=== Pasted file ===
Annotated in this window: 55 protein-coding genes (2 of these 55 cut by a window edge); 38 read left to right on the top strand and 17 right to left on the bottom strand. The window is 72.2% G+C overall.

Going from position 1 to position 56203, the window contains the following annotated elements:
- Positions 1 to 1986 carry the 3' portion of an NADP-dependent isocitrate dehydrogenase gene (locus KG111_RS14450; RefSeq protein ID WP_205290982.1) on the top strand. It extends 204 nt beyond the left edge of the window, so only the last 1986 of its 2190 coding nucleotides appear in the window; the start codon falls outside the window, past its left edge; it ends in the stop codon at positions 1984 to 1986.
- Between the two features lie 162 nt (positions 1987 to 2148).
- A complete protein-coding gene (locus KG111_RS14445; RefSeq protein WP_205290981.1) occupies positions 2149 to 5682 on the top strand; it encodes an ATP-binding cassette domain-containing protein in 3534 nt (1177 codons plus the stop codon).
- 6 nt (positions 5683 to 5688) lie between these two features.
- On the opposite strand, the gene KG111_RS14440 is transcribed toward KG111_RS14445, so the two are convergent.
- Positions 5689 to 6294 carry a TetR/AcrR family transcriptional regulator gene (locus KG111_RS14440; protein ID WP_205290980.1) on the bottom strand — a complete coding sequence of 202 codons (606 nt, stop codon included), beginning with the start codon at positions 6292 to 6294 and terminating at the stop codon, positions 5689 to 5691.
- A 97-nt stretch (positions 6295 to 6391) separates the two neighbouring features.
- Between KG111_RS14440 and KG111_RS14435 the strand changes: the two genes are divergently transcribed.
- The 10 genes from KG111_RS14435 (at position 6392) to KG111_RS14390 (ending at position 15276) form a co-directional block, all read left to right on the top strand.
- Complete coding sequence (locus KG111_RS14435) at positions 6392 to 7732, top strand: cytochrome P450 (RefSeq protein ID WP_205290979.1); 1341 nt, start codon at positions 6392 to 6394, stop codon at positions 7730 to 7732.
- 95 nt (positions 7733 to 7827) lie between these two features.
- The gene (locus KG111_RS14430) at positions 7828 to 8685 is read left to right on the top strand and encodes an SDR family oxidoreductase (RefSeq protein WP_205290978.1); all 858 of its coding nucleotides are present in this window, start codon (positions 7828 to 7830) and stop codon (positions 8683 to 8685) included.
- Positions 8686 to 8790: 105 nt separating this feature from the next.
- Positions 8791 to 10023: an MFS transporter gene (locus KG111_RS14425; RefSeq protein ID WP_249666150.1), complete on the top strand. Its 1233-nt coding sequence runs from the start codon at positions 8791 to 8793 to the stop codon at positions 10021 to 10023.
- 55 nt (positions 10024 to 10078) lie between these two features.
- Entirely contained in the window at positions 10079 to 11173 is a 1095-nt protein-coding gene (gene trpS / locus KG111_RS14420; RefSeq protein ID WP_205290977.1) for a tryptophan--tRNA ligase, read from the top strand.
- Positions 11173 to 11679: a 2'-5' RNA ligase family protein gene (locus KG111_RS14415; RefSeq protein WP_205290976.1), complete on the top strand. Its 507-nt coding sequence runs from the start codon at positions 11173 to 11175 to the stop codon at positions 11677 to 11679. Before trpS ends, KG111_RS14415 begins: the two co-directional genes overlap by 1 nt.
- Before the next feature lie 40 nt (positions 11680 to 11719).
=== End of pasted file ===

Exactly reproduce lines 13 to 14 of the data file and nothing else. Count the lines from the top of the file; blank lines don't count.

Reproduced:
- 95 nt (positions 7733 to 7827) lie between these two features.
- The gene (locus KG111_RS14430) at positions 7828 to 8685 is read left to right on the top strand and encodes an SDR family oxidoreductase (RefSeq protein WP_205290978.1); all 858 of its coding nucleotides are present in this window, start codon (positions 7828 to 7830) and stop codon (positions 8683 to 8685) included.